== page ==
Every time we hear of a new mass shooting the finger is pointed at “toxic masculinity.” Certainly, masculinity is in the mix, but it is not the highest order problem. We should be looking at the disease, not the symptom.
Last year I wrote about “peak toxic masculinity.” In that article I noted that while people bemoan violence they have a habit of celebrating violence, even as entertainment such as watching movies full of killing: both men and women. I said that, “If every person who has enjoyed watching such films was forced to stop posting about toxic masculinity, social media would be a much quieter place.”
What this suggests is that we are all complicit to various degrees in the net effect of toxic masculinity. It is not good enough for individuals (including women) to point a finger at the “problem” and state it should be fixed as if it has nothing to do with their actions and behaviours.
Because things are often easier to understand as a diagram, I have created what might be called the “power, violence and complicity cycle” (pictured above). As we can see, the first order problem is a culture of power and violence. This culture of power and violence is then celebrated by most people (both men and women, in the form of watching violent movies and generally rewarding power with cultural capital). This celebration of power and violence is then acted out mostly by men: this is the “toxic masculinity”: but note, it does not happen because of men and masculinity, it happens because of society’s celebration of power and violence. Performances of power and violence are then waged upon most people, which in turn feeds back into a culture of power and violence.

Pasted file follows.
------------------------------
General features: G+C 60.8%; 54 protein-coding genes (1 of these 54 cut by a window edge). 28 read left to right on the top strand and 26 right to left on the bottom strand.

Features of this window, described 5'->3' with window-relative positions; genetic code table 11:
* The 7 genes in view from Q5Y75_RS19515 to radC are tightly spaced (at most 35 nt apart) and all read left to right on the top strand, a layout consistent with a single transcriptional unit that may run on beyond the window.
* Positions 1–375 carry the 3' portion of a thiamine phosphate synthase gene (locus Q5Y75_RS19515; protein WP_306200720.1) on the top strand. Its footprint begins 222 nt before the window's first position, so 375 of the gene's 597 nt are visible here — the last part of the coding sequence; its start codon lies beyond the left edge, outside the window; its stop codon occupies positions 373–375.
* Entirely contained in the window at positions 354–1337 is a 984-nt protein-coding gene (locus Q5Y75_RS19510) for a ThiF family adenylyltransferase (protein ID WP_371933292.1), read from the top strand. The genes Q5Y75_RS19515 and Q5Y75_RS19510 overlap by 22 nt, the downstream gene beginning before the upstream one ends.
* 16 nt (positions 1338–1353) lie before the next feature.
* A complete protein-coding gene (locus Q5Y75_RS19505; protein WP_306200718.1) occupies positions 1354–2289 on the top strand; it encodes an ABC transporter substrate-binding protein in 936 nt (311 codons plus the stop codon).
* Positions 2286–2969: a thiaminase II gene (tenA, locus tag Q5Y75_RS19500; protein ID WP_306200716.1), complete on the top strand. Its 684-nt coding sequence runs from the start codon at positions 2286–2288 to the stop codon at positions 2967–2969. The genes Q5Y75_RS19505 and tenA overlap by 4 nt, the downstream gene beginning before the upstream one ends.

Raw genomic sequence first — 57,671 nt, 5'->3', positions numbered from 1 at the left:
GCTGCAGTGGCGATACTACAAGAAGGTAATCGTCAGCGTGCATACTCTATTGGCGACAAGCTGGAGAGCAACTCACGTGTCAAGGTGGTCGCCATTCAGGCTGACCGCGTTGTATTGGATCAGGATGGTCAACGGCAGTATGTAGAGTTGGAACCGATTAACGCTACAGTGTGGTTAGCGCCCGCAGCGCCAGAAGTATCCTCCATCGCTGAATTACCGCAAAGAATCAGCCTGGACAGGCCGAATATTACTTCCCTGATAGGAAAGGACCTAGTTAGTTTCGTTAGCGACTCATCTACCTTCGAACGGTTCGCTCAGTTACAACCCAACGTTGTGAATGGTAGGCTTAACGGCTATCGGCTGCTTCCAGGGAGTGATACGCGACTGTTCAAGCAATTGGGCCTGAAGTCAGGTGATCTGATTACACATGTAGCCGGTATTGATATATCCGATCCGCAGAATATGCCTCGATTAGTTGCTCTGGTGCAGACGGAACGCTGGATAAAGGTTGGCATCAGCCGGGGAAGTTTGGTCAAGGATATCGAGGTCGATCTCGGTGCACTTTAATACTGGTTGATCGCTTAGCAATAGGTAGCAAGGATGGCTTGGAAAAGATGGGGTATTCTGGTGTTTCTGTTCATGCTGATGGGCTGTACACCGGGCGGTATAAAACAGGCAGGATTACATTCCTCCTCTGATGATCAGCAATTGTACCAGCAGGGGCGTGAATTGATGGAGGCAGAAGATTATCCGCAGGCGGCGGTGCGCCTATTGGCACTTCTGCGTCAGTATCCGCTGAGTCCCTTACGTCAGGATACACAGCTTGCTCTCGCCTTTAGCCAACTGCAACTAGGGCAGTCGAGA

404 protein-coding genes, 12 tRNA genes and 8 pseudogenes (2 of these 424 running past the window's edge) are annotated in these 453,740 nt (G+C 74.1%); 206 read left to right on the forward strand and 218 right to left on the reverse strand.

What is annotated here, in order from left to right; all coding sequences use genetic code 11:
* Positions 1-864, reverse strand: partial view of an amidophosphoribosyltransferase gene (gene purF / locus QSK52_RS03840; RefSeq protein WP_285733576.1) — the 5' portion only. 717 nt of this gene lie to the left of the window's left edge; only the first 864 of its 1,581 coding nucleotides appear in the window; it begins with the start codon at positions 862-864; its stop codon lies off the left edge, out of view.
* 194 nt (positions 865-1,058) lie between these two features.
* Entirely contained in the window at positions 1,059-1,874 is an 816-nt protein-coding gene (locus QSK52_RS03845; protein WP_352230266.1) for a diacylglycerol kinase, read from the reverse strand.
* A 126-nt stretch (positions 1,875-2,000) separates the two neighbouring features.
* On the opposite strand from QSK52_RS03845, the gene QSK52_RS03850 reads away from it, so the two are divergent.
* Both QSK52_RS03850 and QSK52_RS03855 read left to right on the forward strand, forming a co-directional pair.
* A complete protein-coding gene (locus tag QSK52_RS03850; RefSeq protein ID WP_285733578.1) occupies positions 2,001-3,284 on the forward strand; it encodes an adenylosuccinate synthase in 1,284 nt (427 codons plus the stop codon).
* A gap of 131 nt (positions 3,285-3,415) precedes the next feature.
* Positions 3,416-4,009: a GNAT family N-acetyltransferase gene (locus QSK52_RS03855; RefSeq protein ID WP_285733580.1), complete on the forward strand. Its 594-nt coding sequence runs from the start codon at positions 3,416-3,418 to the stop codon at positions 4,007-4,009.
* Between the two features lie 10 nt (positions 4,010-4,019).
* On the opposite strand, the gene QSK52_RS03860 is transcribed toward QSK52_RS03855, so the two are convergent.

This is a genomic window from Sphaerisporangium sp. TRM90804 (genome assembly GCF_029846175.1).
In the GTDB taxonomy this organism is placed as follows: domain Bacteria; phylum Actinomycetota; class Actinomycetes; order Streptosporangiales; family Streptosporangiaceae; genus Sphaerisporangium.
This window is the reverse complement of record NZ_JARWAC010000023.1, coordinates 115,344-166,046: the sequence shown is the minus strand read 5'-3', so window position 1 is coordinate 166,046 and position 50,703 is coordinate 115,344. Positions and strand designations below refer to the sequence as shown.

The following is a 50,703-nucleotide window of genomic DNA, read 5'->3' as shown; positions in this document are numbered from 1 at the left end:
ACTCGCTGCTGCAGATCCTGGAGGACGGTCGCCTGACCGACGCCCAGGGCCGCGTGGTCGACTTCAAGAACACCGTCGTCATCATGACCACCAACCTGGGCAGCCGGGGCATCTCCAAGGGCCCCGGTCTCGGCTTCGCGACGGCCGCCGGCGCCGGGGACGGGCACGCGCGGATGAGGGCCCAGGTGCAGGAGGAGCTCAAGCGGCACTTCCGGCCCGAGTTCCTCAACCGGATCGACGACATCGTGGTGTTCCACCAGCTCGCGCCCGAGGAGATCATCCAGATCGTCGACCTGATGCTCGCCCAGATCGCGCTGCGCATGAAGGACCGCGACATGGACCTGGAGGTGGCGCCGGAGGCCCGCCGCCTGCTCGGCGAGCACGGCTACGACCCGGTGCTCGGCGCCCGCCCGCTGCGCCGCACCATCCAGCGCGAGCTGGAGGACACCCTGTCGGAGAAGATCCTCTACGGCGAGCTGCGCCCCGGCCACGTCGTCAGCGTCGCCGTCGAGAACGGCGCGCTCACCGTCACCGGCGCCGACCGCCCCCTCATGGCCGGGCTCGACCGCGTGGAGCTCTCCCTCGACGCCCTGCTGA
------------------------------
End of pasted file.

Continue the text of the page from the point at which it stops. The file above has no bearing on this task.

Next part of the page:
Now there are lots of other things going on this cycle, including different experiences of power and violence by men, women, gay people, different races and so forth. But the distilled message in the diagram is that masculinity is not the highest order problem: it is power and violence and we all play a part in this.